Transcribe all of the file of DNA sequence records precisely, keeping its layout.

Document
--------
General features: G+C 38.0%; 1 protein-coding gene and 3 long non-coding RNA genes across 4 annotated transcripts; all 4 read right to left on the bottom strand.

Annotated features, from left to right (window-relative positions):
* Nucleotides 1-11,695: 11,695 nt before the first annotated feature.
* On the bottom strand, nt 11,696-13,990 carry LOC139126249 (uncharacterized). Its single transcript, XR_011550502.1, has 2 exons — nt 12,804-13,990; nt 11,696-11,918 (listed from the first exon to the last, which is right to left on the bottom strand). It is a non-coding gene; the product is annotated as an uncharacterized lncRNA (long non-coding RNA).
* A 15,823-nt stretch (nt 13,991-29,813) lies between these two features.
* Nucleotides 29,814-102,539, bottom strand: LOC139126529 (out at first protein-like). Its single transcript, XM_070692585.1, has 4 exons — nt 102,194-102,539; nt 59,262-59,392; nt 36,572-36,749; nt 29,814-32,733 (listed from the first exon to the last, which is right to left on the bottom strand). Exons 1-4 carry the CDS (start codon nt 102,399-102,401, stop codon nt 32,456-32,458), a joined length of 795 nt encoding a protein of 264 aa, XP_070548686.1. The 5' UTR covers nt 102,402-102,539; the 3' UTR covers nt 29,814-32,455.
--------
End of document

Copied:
General features: G+C 38.0%; 1 protein-coding gene and 3 long non-coding RNA genes across 4 annotated transcripts; all 4 read right to left on the bottom strand.

Annotated features, from left to right (window-relative positions):
* Nucleotides 1-11,695: 11,695 nt before the first annotated feature.
* On the bottom strand, nt 11,696-13,990 carry LOC139126249 (uncharacterized). Its single transcript, XR_011550502.1, has 2 exons — nt 12,804-13,990; nt 11,696-11,918 (listed from the first exon to the last, which is right to left on the bottom strand). It is a non-coding gene; the product is annotated as an uncharacterized lncRNA (long non-coding RNA).
* A 15,823-nt stretch (nt 13,991-29,813) lies between these two features.
* Nucleotides 29,814-102,539, bottom strand: LOC139126529 (out at first protein-like). Its single transcript, XM_070692585.1, has 4 exons — nt 102,194-102,539; nt 59,262-59,392; nt 36,572-36,749; nt 29,814-32,733 (listed from the first exon to the last, which is right to left on the bottom strand). Exons 1-4 carry the CDS (start codon nt 102,399-102,401, stop codon nt 32,456-32,458), a joined length of 795 nt encoding a protein of 264 aa, XP_070548686.1. The 5' UTR covers nt 102,402-102,539; the 3' UTR covers nt 29,814-32,455.